Cave Diving and Ice Diving are Technical Dives
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What are examples of technical dives?
Technical dives are not just deep-water dives. They are scuba dives where the diver does not have direct access to the surface. Cave diving, ice diving and wreck diving are examples of technical dives.
- Cave diving is when divers swim through a network of natural or artificial underwater caves. Specialized scuba equipment and training are required for divers to explore caves that are at least partially submerged in water.
- Ice diving is a high-risk form of diving that often entails divers using chainsaws to cut through ice to gain access to the water before descents. Divers need special suits and regulators to handle the super cold water. For added safety, the diver often is tethered to a rope that extends to the surface.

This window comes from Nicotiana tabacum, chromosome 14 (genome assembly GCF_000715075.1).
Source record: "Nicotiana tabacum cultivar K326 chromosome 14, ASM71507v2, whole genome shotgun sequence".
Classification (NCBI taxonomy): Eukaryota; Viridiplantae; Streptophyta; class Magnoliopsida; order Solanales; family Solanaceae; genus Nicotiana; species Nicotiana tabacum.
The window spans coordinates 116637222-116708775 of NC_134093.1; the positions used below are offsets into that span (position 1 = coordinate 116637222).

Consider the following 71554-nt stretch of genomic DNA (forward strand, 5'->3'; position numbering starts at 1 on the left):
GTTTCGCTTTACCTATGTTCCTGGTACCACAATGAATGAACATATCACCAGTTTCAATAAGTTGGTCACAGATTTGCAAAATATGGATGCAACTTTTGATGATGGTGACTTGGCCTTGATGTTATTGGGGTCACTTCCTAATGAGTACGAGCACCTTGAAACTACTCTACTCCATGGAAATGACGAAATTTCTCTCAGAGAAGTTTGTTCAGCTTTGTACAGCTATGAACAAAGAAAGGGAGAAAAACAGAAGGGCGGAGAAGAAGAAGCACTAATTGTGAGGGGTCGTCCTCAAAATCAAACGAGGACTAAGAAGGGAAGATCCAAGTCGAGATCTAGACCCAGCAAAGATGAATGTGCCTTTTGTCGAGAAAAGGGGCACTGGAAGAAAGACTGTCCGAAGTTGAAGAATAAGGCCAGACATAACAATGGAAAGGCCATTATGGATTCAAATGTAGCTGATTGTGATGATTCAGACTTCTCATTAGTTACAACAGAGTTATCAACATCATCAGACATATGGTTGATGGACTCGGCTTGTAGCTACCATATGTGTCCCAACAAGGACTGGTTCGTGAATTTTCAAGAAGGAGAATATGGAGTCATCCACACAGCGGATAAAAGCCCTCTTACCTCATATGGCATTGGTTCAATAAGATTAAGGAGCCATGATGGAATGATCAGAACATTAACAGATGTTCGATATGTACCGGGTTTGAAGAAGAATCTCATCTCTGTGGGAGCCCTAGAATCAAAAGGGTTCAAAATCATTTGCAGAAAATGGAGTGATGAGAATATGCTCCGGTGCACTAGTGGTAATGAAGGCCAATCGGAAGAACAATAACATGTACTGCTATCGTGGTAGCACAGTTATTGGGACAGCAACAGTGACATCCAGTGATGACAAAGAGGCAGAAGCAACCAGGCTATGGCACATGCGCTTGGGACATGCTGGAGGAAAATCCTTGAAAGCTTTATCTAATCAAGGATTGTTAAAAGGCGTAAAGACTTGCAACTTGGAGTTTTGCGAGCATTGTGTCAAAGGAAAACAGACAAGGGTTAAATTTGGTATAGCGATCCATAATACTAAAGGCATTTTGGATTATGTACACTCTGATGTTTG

- Wreck diving may involve the diver going inside a shipwreck, which poses special hazards. Often the shipwrecks are at a great depth, so special training is needed for undertaking these dives.
An exciting new field in commercial diving is piloting a ROV, or remote operated vehicle. ROVs are on the forefront of underwater technology. They are common in the gas and oil industry, but increasingly used in civil engineering, the marine sciences and defense and security work.
There is a shortage of ROV pilots in the commercial diving industry, as the vehicles have become more advanced and capable of handling a greater range of duties.
Academies that offer commercial diver training are beginning to offer more piloting courses for flying ROVs. Look for academies that will train pilots for every type of offshore weather condition and deep-sea travel.
Future pilots learn to maneuver around concrete and steel undersea structures, to explore shipwreck sites and to work on military operations.